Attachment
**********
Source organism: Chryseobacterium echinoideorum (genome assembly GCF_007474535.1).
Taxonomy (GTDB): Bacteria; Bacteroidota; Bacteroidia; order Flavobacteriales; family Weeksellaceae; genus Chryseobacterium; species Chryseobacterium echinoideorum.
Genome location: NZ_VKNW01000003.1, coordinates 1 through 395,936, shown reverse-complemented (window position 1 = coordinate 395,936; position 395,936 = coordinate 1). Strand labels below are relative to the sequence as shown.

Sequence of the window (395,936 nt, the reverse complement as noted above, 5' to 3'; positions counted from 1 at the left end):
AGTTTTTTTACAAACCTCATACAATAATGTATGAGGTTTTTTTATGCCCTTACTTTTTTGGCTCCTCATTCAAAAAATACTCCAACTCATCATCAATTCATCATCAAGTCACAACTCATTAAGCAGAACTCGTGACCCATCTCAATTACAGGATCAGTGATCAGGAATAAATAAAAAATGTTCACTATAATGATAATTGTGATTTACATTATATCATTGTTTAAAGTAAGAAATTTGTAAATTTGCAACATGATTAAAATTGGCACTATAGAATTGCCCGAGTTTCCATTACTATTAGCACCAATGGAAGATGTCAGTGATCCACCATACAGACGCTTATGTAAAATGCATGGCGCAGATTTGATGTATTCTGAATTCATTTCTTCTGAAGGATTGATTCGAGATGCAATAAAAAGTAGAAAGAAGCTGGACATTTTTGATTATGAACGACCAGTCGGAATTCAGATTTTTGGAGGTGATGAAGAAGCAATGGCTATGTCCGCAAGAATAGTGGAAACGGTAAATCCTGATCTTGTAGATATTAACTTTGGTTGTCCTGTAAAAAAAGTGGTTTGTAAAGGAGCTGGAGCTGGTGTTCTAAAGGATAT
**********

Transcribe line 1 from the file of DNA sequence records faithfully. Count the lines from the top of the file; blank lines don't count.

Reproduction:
Source organism: Chryseobacterium echinoideorum (genome assembly GCF_007474535.1).